ESR 5 Blog March/April 2023: Claude Nassar

Machine Learning Alignment

I have written about AI in multiple blogposts, so while thinking about this current blog I found it helpful to reflect on this engagement. My research started with a preoccupation with social media platforms, the ways they affect and modulate socio-political movements, and the ways they sustain and mediate belonging across disparate territories. However, my interest slowly shifted towards the onto-epistemological backdrop that underlies the evolution of globalised and networked neoliberal governance and the modes of production where privately owned social media networks play an important role in between migrants and the territories they are disembeded from. With this shift, digital technologies are de-centered to reveal the logics of subordination and domination that informed their conception and the development of the logics that underly their infrastructures. Accordingly, because of this shift, I am finding that this blog is often the best place to work through some ideas that emerge during my online experiences. As I see it, the reason behind my recurrent drive to write about machine learning technologies, rather than other (in my view) more important, and more urgent issues, is two fold.

First, after experiencing unrest in Lebanon from a distance, I see little value in raising awareness or making social and political issues visible on online platforms. Not because this work is not important, but because I feel we have reached a point of information saturation, where being aware of events, especially those similar to what you have been interested in in the past is a given. In this sense becoming aware of new things (to you) is not dependent on people making content about new things, but is dependant on you changing your patterns of behaviour enough, and for long enough, for the algorithm of digital platforms to show you content aligned with your new patterns of behaviour. In this sense, digital platforms are not useless, the opposite, they are crucial tools, that individuals, groups, and collectives, can employ as part of larger situated tactical strategies, while labour of visibility, when curated by the algorithms of advertising funded online platforms, acts as a smoke screen of significance; a set of digitally contained signifying action, that pacifies the drive to implement actual action outside the realm of pure significance.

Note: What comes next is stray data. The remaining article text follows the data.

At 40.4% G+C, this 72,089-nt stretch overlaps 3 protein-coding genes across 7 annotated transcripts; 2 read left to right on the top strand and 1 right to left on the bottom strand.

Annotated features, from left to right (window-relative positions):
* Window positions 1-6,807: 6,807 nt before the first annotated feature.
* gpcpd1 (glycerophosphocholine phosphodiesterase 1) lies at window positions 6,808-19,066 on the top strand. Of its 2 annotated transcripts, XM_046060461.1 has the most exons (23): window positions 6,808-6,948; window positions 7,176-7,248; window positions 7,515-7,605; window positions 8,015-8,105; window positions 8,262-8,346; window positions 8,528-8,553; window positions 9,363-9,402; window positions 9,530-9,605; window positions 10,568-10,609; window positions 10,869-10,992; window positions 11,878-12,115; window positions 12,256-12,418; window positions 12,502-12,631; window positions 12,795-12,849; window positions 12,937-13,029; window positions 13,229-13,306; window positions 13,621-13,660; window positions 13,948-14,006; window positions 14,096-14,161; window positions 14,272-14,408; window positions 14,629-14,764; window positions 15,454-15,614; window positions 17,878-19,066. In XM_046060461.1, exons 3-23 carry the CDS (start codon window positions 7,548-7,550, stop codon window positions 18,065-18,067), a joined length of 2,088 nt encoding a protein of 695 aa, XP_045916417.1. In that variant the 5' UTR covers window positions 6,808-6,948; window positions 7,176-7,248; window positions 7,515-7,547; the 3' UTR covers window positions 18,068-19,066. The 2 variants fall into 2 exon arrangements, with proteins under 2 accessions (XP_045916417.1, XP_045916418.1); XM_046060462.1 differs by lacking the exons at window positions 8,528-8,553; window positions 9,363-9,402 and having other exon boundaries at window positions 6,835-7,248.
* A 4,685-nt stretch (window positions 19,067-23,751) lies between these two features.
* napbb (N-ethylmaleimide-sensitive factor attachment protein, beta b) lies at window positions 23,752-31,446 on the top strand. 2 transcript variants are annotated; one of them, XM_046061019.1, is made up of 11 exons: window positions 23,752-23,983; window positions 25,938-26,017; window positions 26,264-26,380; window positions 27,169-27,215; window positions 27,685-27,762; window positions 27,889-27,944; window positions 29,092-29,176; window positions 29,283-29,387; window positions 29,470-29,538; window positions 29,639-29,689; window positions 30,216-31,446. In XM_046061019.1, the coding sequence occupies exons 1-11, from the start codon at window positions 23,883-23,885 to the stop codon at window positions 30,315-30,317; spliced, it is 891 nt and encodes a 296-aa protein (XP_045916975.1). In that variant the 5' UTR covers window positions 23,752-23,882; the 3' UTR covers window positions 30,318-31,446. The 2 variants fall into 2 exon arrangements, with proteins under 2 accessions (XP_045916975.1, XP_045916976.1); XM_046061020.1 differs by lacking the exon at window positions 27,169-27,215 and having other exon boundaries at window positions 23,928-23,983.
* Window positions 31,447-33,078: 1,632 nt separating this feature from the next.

Second, in contrast to the doom narratives surrounding AI in my online bubble, I believe that the danger is neither the potential singularity of machine learning systems, nor a fundamental misalignment between ‘artificial intelligence’ and the transcendental ethics of a unified human species. On the contrary, I believe that the danger of machine learning systems is the same danger that people being bombed by national militaries, and those beaten, and being shot in the streets by police are experiencing. The threat of machine learning algorithms is in its enabling and justification of militarised futures, whether those militaries are in defence of a fascist territorial machine, or in defence of absolute notions of individual freedom. More and more, the misalignment that is crystallising, is revealing itself to be a misalignment between life and its governance, made global by the post-enlightenment split of the individual into a corrupt labouring individuality, and a transcendental ethical unity.

In light of this reflection, I might continue to pursue this line of thought in peripheral deliverables as an application of the onto-epistemological critique I’m developing in my dissertation, on discursive issues I am interested in.

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